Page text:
The board of the United Network for Organ Sharing, the federal contractor that sets national organ allocation policy, voted last week to revise controversial criteria approved last year for distribution of donated livers for transplant.
Under the change, patients with chronic liver disease that suddenly becomes critical would constitute a new second rung on the transplant ladder, designated as "Status 2A."
That would place them just behind a newly tightened group, called "Status 1," made up of acutely ill patients whose previously healthy livers fail suddenly from illness or injury and those patients whose transplants have failed. These patients make up less than 4% of those waiting for liver transplants.
The revision appears to remedy criticism of UNOS' previous arrangement. Critics contended that system unfairly penalized chronically ill patients whose condition became immediately life-threatening as compared with otherwise healthy patients with acutely severe liver disease, critics said.
"If you have two equivalent patients with the same severity of illness, then one shouldn't distinguish between being acute or chronic," said John J. Fung, M.D., a transplant surgeon at University of Pittsburgh Medical Center who had vocally opposed the previous UNOS rules.
"What the (UNOS) liver committee has done is come up with a situation where chronic patients are given some sort of escape hatch," he said. "It's not perfect, but I'd rather have that than no rescue ability for the chronics."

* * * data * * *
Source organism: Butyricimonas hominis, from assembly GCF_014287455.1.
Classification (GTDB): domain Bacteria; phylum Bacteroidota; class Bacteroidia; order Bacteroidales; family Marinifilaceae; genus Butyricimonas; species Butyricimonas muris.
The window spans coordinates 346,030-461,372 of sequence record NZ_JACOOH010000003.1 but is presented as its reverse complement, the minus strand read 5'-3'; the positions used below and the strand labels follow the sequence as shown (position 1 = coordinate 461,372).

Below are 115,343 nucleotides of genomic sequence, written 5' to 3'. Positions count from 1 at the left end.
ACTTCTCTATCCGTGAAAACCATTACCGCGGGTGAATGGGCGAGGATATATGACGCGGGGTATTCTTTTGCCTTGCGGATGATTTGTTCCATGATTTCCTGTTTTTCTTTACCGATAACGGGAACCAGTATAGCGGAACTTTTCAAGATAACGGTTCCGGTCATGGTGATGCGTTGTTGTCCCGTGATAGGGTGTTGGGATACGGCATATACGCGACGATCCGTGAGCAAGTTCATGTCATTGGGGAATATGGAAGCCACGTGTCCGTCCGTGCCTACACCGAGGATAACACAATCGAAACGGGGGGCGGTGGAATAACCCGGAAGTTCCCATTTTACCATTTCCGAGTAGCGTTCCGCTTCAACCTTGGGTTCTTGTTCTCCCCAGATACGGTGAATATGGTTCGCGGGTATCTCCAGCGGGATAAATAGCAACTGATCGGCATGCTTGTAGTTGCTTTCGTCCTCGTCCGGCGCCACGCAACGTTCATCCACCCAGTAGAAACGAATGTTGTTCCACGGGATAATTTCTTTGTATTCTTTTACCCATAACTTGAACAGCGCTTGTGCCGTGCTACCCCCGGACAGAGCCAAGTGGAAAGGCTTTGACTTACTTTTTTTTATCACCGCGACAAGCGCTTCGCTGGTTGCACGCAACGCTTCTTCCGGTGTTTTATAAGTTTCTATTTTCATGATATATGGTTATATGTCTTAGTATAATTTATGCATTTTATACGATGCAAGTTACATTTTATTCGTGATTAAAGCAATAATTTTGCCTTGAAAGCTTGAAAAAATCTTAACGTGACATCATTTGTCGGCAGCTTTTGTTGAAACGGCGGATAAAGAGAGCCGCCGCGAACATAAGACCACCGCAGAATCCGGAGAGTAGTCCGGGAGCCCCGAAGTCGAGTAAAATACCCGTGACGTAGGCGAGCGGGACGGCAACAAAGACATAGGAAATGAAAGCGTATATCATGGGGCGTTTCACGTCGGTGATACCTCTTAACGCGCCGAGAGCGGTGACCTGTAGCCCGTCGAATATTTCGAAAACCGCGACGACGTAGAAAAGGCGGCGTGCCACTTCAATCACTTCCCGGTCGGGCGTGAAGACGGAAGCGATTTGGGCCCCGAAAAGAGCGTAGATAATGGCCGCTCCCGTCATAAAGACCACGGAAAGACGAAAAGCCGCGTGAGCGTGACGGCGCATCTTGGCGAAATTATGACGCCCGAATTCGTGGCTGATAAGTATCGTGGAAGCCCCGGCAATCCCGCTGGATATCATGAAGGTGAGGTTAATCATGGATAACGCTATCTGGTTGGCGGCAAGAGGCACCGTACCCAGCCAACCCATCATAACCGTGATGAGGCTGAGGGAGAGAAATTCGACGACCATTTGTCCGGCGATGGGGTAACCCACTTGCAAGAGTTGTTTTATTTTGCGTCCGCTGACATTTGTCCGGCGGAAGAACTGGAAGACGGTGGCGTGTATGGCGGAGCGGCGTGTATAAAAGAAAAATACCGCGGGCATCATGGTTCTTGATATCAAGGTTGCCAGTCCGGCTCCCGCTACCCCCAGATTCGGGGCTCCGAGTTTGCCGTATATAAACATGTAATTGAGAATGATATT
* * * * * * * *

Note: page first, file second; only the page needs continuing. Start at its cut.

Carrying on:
UNOS reworked its allocation arrangement last November, moving otherwise healthy patients with acute liver failure to the front of the transplant line. Critics, including Fung, said that would doom many patients with chronic liver disease. In reaction to the furor, UNOS amended its policy with a grandfather clause for chronic patients already on the waiting list and later suspended implementation of the revised system.
But the UNOS leadership maintained that even without the refinements, the system had been fair to chronic patients.
"Claims that all patients with chronic illness were closed out of organ access were completely erroneous-approximately 50% of patients in the (previous) . . . Status 1 have chronic liver disease," said James Burdick, M.D., a transplant surgeon at Johns Hopkins Hospital, Baltimore, and president of UNOS.
UNOS' latest changes will be open for public comment for 45 days. After reviewing any comments, the board will take final action on the proposals in November, UNOS said.
Meanwhile, HHS Secretary Donna Shalala is studying recommendations from an expert commission that gathered comments at a contentious public hearing on liver allocation policy held outside Washington last December. The panel's recommendations were not publicly released. Later this summer, Shalala is expected to decide whether to uphold, overturn, or modify UNOS' actions on liver allocation policy.